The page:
Sunday, August 3, 2008


Normally I'm pretty in touch with the collective social consciousness when it comes to judging movies. I might be a point high or low, but I can generally pick what people would consider a good movie and what they'd consider a bad movie. Wanted came out different.

I saw Wanted at the drive in theater with Julia, it was part of a double feature with The Strangers, but as we had to do the Relay for Life later that night, we didn't stick around for The Strangers. I probably wouldn't have even if we weren't pressed for time.

I had high hopes for Wanted. The serial that it was based on was probably one of the more insidious comic runs that I've seen. Bending bullets looks like a pretty cool idea. Angelina Jolie is sexy as all hell. It had a lot of things going for it.

James McAvoy plays Wesley Gibson, a white collar cubicle rat who's pathetic existence is sectioned between being pushed around his unfaithful girlfriend, his best friend fucking his unfaithful girlfriend, or his obese manager at work. He suffers from extreme anxiety attacks. It turns out that his father was the best assassin in a guild of assassins called The Fraternity. Those anxiety attacks enable him to slow down his perception of time. When the Fraternity loses his father, they approach Wesley to avenge him. Think the Matrix.

Angelina Jolie plays Fox, one of the assassins in the Fraternity. It is Fox who finally brings in Wesley to the Fraternity.

Morgan Freeman plays Sloan, the leader of the Fraternity. He interprets the Loom of Fate to hand out assignments.

Thomas Kretschmann plays Cross, a rouge assassin seeking to destroy the Fraternity.

Common plays a minor role as the Fraternity's gunsmith. His role is only notable because he apparently went to the Keanu Reeves school of acting. Just awful in this movie.

The film opens with a wicked gun battle between Mr. X, and several other gunmen. Mr. X demonstrates inhuman abilities by leaping across the gap between two skyscrapers, killing several men during the flight, and killing the last man by bending a bullet around the chimney the man was hiding behind. Pulling out a phone, he receives a call from Cross, a rouge assassin, they trade barbs, until Mr. X notices that he's standing on the x. Literally. His head bursts open as a bullet tears through his cranium. A slow mo rewind shows the bullet travelling, shedding stages as it goes, from the point of origin, Cross's rifle, situated in a small nondescript house miles across town.

We are introduced to Wesley Gibson, as he googles himself in his cubicle, and recounts why his life sucks. He counts his woes until at the pharmacy, he's abducted by Fox, as she returns fire at Cross. A high speed chase ensues, with Wesley gibbering like a terrified idiot the whole way.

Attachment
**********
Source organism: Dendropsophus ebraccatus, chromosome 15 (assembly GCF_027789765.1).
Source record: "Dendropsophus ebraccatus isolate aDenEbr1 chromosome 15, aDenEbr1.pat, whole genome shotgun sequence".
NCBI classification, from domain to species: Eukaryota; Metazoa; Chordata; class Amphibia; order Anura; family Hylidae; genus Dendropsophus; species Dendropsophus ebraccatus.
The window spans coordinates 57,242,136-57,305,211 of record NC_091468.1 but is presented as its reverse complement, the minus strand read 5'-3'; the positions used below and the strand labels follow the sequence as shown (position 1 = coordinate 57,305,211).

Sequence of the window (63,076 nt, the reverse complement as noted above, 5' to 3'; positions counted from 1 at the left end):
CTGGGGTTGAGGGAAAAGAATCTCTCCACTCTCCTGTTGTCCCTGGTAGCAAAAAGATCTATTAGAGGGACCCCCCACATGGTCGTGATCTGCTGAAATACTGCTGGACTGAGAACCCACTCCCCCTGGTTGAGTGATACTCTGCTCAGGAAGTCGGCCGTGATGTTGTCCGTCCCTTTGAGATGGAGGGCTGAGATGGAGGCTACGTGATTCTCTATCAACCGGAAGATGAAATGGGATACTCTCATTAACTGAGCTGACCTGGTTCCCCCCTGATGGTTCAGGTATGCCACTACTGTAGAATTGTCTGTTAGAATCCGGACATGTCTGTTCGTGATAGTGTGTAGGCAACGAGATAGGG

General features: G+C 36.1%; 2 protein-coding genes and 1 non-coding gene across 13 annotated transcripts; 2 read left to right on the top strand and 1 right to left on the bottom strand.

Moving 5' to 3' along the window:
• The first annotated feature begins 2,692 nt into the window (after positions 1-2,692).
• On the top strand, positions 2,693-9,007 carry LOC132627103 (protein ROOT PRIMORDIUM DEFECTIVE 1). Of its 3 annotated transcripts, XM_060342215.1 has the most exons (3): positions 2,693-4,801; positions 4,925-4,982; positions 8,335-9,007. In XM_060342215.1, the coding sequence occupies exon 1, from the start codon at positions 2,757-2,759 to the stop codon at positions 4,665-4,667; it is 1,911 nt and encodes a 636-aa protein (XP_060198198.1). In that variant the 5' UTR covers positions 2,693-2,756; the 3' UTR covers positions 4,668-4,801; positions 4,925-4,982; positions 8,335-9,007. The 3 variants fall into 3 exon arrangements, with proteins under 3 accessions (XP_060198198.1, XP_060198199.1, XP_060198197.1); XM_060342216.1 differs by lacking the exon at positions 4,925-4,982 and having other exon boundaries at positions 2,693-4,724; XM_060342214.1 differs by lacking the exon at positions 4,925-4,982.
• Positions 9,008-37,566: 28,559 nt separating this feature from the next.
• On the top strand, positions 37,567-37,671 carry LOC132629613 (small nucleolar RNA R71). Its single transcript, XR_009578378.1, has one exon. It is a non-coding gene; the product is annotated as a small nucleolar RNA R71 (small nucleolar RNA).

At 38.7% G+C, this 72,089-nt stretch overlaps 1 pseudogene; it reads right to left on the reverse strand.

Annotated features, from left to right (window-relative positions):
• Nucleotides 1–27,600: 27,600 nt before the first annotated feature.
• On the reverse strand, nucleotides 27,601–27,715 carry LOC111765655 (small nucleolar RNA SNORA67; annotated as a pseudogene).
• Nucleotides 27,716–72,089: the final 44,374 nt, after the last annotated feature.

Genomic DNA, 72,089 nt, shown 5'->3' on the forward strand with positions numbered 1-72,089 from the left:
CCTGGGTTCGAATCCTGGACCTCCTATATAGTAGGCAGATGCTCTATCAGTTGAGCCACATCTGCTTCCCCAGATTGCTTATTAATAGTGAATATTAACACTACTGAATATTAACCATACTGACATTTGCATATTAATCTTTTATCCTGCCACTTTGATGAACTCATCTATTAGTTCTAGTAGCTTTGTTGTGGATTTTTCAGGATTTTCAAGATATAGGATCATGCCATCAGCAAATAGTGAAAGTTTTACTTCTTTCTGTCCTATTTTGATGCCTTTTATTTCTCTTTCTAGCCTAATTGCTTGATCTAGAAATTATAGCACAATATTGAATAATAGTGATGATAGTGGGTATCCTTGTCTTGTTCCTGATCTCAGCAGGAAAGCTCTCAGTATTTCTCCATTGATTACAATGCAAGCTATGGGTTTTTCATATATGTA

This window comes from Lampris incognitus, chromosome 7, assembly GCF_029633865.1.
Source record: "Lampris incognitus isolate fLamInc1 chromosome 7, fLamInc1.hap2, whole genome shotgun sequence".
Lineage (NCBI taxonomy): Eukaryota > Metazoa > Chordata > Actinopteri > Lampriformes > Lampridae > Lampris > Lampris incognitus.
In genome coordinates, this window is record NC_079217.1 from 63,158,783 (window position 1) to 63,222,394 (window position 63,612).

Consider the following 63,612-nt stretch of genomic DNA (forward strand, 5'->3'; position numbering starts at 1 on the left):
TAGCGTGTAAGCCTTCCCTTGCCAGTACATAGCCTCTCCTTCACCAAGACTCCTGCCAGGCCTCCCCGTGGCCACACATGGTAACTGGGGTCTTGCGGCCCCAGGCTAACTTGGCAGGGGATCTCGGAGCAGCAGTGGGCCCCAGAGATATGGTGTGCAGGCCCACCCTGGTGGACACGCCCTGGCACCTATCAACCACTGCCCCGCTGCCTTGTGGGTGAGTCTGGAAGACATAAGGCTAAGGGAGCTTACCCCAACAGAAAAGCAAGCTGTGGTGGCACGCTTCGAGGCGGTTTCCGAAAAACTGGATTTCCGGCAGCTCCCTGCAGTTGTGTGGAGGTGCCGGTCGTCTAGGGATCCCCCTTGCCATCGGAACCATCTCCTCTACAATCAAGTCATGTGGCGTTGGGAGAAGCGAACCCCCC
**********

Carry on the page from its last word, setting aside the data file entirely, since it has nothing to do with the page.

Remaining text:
Upon their escape from Cross, Fox takes Wesley to an assuming Textile mill, where the Fraternity is based. Here, Wesley learns of his abilities and his origins. After severing his connection with his previous life, he returns to the Fraternity and undertakes a rather brutal training regimen to become a member.

Upon the completion of his training, he is taken by Sloan into the inner sanctum of the Fraternity. Here Wesley see the Loom of Fate. Yes, the most elite order of assassins in the world takes their orders from a machine that makes curtains. The Loom reveals the intended target through binary code based on skipped threads. Here Wesley gets his next assignment, Cross...

The special effects are well done, and the movie as a whole has a kind of fluorescent afterglow that speaks of the white collar nihilism that permeates the story. The audio is very harsh, and kind of grinding on the ears. If you've seen 30 Days of Night, it's very similar to that.

The film is really disjointed in its editing. It can be very difficult to follow at times. There's a twist, because what movie doesn't have a twist now days, but it's fairly pedestrian, and if you can't see it coming, then maybe you should stop watching films for a while. McAvoy does a good job playing the meek cubicle lemming, but Jolie and Freeman were pretty disappointing.

Another thing that I took issue with was how, like V for Vendetta, they castrated the main character. They turned Wesley from an unambiguously evil anti hero, to a good little boy who fell in with the wrong crowd at first. Much the same as they took V from a terrorist who killed innocent and guilty alike, to an avenger who only killed people who deserved it.

Wanted is 110 minutes long, and brought in a 62 on metacritic. That surprised me, because I didn't think the film was that good. I give it a 4/10, it might not kill you to watch it, but I'm not making any promises.

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